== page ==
There are many instances when a client calls upon a consulting firm to come in and improve their process. The client is in a state of complete confusion and frustration. They have spent time, money, and resources to create a new process which they believe to have a positive impact on a large part of the organization. The client states that there is substantial resistance to adopting the new process. Often those who have no choice but to adopt, due to the large effect to their everyday duties, are angry about the change and have little confidence in the team that implemented the new process. The client believes that the new process brings increased efficiency and accuracy to the business, but feels that the process still needs improvement in order for the employees to eagerly adopt.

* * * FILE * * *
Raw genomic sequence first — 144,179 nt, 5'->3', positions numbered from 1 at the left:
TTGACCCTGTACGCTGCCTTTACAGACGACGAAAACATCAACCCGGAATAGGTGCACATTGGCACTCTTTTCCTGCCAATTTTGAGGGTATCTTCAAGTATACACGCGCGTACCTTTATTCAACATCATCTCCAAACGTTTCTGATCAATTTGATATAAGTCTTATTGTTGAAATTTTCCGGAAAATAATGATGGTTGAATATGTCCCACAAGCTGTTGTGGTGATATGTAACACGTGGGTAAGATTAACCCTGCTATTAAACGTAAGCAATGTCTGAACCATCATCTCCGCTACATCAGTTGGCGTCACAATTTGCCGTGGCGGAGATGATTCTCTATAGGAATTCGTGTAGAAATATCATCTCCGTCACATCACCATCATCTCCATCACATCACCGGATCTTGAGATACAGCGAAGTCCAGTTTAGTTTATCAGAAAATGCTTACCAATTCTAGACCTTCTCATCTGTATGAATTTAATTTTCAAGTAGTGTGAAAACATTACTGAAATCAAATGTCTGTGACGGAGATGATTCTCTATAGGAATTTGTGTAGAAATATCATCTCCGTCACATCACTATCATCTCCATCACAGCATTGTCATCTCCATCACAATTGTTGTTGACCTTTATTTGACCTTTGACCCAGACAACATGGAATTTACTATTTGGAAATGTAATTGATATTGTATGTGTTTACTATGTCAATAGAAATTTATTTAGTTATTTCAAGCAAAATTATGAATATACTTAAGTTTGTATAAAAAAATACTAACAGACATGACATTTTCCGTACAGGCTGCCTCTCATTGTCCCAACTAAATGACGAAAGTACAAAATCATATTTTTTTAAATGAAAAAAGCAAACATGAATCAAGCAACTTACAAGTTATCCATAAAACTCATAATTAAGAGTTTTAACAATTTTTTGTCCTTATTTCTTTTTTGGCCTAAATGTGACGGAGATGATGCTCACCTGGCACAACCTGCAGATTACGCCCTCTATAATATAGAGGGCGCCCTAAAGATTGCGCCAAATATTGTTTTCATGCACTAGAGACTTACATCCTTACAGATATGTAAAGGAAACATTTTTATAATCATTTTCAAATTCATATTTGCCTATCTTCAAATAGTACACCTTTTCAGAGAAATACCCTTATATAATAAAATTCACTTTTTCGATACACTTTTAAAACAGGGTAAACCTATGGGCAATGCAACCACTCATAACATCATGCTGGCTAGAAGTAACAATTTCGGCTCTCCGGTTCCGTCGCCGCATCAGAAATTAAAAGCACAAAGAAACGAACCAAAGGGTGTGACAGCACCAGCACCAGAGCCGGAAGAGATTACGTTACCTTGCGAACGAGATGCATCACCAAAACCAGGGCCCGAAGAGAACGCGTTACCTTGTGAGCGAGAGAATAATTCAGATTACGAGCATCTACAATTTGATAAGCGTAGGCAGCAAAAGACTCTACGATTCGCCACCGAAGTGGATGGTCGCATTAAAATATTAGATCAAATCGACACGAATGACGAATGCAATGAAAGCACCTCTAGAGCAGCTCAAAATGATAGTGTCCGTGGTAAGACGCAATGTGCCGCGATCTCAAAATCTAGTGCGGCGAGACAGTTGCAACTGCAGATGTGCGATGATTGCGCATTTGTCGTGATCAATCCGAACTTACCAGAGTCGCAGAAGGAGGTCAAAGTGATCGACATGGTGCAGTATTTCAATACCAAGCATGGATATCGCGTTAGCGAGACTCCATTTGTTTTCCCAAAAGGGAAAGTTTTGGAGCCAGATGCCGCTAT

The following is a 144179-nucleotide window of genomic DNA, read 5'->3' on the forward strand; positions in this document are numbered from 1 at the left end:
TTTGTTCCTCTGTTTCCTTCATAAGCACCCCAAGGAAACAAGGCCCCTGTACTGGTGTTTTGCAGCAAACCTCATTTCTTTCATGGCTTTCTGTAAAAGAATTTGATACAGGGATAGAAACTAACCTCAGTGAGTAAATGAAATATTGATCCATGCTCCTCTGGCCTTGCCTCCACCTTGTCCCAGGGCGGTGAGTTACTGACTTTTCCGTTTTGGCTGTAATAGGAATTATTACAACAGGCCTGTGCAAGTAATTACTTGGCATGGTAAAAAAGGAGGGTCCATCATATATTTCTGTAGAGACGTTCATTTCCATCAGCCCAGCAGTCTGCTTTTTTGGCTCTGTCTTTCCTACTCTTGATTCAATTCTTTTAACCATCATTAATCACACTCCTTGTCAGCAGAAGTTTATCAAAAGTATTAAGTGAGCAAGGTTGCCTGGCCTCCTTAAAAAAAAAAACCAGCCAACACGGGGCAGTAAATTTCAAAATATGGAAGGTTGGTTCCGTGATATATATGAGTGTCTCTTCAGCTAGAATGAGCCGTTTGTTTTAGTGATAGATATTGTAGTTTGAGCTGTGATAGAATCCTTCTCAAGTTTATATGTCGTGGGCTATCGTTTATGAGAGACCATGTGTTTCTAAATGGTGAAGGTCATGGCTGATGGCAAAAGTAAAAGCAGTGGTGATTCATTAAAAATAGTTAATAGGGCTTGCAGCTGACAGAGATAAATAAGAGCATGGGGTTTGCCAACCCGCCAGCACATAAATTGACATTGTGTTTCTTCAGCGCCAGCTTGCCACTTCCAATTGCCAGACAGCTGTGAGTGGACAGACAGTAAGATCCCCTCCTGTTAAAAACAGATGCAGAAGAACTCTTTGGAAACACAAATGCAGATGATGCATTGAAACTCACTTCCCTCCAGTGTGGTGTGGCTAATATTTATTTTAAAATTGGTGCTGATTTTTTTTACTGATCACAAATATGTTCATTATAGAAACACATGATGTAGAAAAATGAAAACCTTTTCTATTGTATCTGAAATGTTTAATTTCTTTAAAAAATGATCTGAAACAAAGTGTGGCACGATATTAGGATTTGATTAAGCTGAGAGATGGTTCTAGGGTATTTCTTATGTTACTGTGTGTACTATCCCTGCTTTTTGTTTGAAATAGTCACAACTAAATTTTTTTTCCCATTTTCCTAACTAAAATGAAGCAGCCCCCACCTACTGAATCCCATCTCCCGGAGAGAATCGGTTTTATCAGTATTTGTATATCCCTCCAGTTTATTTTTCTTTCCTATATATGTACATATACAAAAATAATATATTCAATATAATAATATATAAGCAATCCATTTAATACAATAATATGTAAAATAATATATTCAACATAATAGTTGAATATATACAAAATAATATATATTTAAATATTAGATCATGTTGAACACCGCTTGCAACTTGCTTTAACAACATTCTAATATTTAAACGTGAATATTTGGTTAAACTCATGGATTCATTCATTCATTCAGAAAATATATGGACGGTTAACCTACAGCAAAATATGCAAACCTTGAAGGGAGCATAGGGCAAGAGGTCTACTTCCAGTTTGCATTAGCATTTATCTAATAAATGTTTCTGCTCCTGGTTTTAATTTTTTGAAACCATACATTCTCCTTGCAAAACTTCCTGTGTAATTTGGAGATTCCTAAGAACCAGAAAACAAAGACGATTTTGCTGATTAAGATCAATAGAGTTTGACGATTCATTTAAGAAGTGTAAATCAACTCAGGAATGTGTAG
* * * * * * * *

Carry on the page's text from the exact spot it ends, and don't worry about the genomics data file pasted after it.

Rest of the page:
The consulting firm is called in to analyze the process and recommend improvements. Many times, while the process can use improvements, the heart of the issue lies with ineffective or nonexistent Organizational Change Management (OCM) when the process was rolled out. New implementations, can be a very positive change to the organization, but poor change management will result in low adoption, frustrated employees, and overall resentment. Low adoption can be due to poor communication, a lack of visible enthusiastic executive support, improper education, or failure to encourage or reward participation in the design of improvements.

According to the Prosci™ 2009 Best Practices in Change Management benchmarking report, only 17% of projects with poor change management met or exceeded the project objectives, while 95% of projects with excellent change management met or exceeded their objectives. Before starting your next project, plan for managing the people side of change as they are either your biggest advocates or your biggest detractors. The following table represents some common issues in making changes and OCM tools that can be leveraged to employ effective change management.